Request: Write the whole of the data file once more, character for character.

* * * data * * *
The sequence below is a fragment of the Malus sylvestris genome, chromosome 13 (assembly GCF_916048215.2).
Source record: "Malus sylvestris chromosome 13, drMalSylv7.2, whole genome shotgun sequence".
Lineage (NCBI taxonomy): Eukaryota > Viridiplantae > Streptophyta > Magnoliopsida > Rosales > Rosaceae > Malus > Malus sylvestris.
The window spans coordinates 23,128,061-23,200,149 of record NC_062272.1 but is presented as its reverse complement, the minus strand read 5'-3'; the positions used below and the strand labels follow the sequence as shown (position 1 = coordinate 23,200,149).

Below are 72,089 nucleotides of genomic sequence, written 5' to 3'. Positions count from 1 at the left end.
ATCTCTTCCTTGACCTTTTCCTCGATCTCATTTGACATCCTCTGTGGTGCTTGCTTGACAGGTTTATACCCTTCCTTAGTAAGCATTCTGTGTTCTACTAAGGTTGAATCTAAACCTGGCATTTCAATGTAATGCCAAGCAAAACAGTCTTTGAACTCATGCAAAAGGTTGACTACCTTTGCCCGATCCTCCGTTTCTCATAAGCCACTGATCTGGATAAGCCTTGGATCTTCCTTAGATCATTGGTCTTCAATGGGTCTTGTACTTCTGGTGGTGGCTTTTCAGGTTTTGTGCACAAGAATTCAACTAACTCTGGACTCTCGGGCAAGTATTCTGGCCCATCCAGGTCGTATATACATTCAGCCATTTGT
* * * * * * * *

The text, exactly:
The sequence below is a fragment of the Malus sylvestris genome, chromosome 13 (assembly GCF_916048215.2).
Source record: "Malus sylvestris chromosome 13, drMalSylv7.2, whole genome shotgun sequence".
Lineage (NCBI taxonomy): Eukaryota > Viridiplantae > Streptophyta > Magnoliopsida > Rosales > Rosaceae > Malus > Malus sylvestris.
The window spans coordinates 23,128,061-23,200,149 of record NC_062272.1 but is presented as its reverse complement, the minus strand read 5'-3'; the positions used below and the strand labels follow the sequence as shown (position 1 = coordinate 23,200,149).

Below are 72,089 nucleotides of genomic sequence, written 5' to 3'. Positions count from 1 at the left end.
ATCTCTTCCTTGACCTTTTCCTCGATCTCATTTGACATCCTCTGTGGTGCTTGCTTGACAGGTTTATACCCTTCCTTAGTAAGCATTCTGTGTTCTACTAAGGTTGAATCTAAACCTGGCATTTCAATGTAATGCCAAGCAAAACAGTCTTTGAACTCATGCAAAAGGTTGACTACCTTTGCCCGATCCTCCGTTTCTCATAAGCCACTGATCTGGATAAGCCTTGGATCTTCCTTAGATCATTGGTCTTCAATGGGTCTTGTACTTCTGGTGGTGGCTTTTCAGGTTTTGTGCACAAGAATTCAACTAACTCTGGACTCTCGGGCAAGTATTCTGGCCCATCCAGGTCGTATATACATTCAGCCATTTGT